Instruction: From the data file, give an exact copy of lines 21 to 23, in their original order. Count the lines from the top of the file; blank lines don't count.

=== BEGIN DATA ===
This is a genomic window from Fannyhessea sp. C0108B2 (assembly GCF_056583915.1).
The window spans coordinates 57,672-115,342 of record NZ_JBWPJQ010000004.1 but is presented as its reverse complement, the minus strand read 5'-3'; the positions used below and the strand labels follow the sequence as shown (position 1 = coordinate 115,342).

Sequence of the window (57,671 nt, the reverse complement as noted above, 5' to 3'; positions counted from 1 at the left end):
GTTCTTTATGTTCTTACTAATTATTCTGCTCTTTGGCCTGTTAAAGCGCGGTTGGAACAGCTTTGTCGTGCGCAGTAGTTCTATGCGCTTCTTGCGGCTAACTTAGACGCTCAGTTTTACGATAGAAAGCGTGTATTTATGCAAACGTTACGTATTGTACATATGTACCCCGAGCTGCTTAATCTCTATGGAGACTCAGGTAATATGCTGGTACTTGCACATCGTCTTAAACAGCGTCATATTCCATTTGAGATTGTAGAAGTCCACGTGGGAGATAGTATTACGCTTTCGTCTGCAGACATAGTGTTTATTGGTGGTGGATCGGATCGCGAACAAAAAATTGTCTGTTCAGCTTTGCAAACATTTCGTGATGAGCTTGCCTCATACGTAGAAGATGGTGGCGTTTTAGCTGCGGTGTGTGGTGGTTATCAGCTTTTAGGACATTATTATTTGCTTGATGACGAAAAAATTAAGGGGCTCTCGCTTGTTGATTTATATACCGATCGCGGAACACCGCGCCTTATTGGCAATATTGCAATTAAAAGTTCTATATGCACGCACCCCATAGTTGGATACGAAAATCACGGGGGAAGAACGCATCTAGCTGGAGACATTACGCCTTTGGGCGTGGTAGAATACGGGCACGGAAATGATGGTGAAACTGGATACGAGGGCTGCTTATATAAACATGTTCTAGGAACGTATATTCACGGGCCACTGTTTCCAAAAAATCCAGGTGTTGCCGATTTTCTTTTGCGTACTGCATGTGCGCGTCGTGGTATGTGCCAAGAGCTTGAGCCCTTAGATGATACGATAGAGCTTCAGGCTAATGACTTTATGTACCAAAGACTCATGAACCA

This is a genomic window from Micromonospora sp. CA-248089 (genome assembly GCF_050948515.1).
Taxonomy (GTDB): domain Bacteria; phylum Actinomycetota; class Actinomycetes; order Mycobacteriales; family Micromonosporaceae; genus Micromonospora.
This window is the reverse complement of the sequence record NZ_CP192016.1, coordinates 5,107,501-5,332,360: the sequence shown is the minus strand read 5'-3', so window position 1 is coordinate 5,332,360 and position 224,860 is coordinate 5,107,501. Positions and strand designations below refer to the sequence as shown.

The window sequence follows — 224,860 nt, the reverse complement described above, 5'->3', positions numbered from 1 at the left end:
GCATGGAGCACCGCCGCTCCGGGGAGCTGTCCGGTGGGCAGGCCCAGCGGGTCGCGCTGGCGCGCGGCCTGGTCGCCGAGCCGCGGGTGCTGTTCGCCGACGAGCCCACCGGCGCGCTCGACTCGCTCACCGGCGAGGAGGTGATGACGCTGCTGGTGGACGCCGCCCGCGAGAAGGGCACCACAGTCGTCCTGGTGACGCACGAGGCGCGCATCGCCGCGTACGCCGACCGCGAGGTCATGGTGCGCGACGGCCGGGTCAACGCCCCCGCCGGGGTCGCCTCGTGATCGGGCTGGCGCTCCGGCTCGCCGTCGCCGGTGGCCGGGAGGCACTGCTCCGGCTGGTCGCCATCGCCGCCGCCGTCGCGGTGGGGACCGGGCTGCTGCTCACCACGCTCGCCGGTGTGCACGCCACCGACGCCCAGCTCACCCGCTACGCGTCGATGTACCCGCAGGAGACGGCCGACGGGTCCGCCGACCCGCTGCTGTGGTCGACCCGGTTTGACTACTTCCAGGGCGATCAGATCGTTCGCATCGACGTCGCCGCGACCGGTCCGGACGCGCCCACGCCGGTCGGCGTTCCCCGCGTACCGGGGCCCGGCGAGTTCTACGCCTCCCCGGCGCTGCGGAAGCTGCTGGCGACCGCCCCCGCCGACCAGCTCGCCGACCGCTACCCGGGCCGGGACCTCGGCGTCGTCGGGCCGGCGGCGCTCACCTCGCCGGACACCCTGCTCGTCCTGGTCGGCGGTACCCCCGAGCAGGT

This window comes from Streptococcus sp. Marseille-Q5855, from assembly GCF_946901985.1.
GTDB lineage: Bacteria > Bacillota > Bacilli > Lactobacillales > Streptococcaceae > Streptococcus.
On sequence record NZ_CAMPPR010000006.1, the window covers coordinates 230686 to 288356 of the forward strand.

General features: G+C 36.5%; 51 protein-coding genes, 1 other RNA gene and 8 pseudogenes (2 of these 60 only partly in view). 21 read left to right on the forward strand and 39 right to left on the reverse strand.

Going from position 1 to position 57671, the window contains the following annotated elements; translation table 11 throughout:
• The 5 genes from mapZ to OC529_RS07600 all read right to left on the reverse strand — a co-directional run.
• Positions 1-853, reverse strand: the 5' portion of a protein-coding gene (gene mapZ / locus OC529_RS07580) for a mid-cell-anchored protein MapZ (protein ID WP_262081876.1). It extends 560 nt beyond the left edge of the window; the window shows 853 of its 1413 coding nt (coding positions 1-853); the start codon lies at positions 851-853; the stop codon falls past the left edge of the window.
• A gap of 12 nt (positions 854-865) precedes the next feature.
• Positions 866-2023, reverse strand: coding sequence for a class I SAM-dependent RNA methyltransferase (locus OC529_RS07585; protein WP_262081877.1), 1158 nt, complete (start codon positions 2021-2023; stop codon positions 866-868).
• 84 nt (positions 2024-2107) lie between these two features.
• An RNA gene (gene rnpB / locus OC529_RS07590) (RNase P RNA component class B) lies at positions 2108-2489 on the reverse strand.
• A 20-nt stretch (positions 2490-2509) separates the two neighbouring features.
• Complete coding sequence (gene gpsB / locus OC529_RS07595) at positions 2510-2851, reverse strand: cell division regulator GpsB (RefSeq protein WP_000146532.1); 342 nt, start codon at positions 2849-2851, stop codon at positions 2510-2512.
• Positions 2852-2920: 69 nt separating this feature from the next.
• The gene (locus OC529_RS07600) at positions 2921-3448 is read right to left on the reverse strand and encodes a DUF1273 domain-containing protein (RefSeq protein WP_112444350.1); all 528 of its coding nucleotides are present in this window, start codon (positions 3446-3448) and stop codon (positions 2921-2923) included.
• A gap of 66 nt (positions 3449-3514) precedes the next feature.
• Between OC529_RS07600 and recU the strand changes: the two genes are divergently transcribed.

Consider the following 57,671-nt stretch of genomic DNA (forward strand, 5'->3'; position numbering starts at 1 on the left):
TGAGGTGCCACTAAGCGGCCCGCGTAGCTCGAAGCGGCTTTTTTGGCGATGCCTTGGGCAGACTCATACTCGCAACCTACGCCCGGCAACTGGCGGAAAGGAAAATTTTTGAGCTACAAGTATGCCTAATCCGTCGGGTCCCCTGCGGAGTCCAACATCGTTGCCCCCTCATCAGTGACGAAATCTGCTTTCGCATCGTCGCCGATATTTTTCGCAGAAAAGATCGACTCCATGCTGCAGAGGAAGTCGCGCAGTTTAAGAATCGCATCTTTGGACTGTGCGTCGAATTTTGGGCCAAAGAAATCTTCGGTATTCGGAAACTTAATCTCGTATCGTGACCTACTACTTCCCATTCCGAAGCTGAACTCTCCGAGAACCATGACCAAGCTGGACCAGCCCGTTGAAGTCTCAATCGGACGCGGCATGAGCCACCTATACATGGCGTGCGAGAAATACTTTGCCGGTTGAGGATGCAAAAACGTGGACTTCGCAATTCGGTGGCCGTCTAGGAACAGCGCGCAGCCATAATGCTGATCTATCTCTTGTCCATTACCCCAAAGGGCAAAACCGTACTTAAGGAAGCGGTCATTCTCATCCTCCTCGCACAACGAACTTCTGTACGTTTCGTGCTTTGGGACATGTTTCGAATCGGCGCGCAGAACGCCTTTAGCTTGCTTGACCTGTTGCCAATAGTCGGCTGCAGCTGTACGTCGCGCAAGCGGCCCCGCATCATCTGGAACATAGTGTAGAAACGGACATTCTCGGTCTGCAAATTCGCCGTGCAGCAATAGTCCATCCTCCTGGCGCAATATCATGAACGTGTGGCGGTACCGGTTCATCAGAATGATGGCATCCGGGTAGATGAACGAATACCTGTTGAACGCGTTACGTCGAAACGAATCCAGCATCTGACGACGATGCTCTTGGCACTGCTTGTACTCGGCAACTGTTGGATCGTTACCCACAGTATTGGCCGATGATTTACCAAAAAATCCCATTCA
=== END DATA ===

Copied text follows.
• A 20-nt stretch (positions 2490-2509) separates the two neighbouring features.
• Complete coding sequence (gene gpsB / locus OC529_RS07595) at positions 2510-2851, reverse strand: cell division regulator GpsB (RefSeq protein WP_000146532.1); 342 nt, start codon at positions 2849-2851, stop codon at positions 2510-2512.
• Positions 2852-2920: 69 nt separating this feature from the next.